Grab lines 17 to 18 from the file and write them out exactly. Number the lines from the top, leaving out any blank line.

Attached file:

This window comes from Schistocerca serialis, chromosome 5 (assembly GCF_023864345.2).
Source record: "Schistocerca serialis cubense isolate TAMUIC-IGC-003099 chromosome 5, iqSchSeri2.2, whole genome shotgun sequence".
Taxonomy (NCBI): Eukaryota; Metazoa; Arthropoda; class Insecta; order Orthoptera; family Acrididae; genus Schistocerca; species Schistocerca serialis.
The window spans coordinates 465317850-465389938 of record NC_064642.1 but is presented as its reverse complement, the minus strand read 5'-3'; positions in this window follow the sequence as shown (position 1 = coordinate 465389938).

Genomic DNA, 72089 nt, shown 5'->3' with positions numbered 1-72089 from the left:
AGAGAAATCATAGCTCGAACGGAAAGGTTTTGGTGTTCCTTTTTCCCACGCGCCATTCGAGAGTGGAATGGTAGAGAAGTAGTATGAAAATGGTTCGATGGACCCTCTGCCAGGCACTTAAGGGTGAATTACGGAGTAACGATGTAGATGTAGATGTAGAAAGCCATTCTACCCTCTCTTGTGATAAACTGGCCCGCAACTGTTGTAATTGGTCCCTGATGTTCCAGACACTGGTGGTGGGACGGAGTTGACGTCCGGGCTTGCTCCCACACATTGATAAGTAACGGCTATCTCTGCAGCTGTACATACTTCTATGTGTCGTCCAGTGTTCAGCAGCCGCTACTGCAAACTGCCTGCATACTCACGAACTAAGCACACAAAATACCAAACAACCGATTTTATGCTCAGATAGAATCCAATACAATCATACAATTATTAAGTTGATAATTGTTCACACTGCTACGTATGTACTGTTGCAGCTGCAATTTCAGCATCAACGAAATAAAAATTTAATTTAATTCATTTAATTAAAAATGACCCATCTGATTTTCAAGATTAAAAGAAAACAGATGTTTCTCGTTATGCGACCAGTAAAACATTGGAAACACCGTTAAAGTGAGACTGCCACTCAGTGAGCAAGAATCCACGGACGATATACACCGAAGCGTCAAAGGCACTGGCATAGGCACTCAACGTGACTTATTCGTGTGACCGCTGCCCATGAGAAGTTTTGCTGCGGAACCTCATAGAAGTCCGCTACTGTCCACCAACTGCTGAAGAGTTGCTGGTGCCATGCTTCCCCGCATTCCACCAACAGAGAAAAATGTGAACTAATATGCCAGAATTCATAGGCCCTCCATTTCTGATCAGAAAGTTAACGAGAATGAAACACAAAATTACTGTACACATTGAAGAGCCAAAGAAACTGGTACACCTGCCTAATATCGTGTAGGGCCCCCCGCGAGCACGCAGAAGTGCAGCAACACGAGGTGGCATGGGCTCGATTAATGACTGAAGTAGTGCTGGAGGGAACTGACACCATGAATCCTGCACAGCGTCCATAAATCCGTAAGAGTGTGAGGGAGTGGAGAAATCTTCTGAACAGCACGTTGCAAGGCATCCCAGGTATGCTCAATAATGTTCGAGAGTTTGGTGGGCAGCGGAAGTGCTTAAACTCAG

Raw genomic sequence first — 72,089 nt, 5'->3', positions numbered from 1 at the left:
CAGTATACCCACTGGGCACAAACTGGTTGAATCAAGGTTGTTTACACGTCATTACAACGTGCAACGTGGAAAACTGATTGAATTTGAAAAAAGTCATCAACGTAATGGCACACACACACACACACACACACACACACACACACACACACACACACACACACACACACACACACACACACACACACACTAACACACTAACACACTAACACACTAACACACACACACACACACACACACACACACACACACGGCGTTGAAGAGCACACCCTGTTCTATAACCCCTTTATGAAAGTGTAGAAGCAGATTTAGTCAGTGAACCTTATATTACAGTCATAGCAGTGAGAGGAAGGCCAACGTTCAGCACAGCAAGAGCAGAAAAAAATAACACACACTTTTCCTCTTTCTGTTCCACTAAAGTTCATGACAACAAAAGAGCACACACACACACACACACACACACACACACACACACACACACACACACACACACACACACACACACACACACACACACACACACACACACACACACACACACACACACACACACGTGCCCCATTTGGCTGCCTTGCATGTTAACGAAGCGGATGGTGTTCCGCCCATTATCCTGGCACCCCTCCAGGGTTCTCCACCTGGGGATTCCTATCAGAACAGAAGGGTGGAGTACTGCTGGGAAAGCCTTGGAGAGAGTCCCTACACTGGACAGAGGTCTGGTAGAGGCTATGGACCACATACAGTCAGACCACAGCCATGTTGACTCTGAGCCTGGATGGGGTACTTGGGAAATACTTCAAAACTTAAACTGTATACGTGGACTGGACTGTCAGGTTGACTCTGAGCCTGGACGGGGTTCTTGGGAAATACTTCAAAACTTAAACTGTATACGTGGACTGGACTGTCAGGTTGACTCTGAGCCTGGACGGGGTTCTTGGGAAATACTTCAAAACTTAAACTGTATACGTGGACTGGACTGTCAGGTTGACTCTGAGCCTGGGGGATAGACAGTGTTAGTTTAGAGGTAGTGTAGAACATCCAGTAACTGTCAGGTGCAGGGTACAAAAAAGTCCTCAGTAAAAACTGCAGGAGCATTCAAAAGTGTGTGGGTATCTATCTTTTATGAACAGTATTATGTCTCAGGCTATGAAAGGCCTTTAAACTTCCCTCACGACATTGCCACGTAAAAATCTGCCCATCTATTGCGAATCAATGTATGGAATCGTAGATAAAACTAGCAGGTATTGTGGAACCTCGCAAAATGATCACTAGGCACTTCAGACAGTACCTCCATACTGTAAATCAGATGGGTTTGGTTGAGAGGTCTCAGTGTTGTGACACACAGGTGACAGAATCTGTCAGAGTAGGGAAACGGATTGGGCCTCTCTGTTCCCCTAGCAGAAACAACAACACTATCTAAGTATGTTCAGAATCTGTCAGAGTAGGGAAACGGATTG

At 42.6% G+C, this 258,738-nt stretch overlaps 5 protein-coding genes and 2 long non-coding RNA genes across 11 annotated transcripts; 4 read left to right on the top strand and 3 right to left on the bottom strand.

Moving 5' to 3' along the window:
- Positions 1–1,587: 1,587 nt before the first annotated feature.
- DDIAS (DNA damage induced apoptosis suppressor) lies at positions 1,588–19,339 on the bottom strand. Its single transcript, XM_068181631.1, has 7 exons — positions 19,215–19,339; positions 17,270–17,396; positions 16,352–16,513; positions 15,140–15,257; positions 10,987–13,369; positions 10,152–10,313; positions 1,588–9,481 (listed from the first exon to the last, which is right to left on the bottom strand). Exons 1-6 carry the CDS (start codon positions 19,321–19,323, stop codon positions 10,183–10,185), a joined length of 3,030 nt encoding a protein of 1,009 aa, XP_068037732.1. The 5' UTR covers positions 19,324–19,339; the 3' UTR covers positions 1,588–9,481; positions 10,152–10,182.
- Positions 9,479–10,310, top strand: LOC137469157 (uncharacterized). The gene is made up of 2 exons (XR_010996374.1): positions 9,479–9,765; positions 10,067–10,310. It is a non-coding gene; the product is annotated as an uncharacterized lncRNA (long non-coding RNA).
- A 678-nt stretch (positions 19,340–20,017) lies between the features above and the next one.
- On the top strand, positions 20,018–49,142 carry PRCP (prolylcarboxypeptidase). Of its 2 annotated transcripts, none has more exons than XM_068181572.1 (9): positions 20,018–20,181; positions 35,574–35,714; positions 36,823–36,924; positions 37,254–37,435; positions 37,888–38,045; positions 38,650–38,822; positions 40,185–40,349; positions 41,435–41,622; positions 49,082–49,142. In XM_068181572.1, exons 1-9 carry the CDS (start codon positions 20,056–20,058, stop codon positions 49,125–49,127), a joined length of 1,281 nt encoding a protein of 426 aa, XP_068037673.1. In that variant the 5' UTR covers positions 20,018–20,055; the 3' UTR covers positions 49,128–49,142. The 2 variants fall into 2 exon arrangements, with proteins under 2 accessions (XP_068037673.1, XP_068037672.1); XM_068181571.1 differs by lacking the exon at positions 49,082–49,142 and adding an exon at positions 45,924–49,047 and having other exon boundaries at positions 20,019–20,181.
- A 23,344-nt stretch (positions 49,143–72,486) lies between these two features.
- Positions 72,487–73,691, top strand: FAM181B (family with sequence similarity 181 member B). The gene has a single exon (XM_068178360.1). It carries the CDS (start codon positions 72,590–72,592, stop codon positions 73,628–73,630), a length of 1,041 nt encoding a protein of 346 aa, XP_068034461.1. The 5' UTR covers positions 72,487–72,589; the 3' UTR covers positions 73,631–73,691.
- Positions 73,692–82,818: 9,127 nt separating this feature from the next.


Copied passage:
- Positions 72,487–73,691, top strand: FAM181B (family with sequence similarity 181 member B). The gene has a single exon (XM_068178360.1). It carries the CDS (start codon positions 72,590–72,592, stop codon positions 73,628–73,630), a length of 1,041 nt encoding a protein of 346 aa, XP_068034461.1. The 5' UTR covers positions 72,487–72,589; the 3' UTR covers positions 73,631–73,691.
- Positions 73,692–82,818: 9,127 nt separating this feature from the next.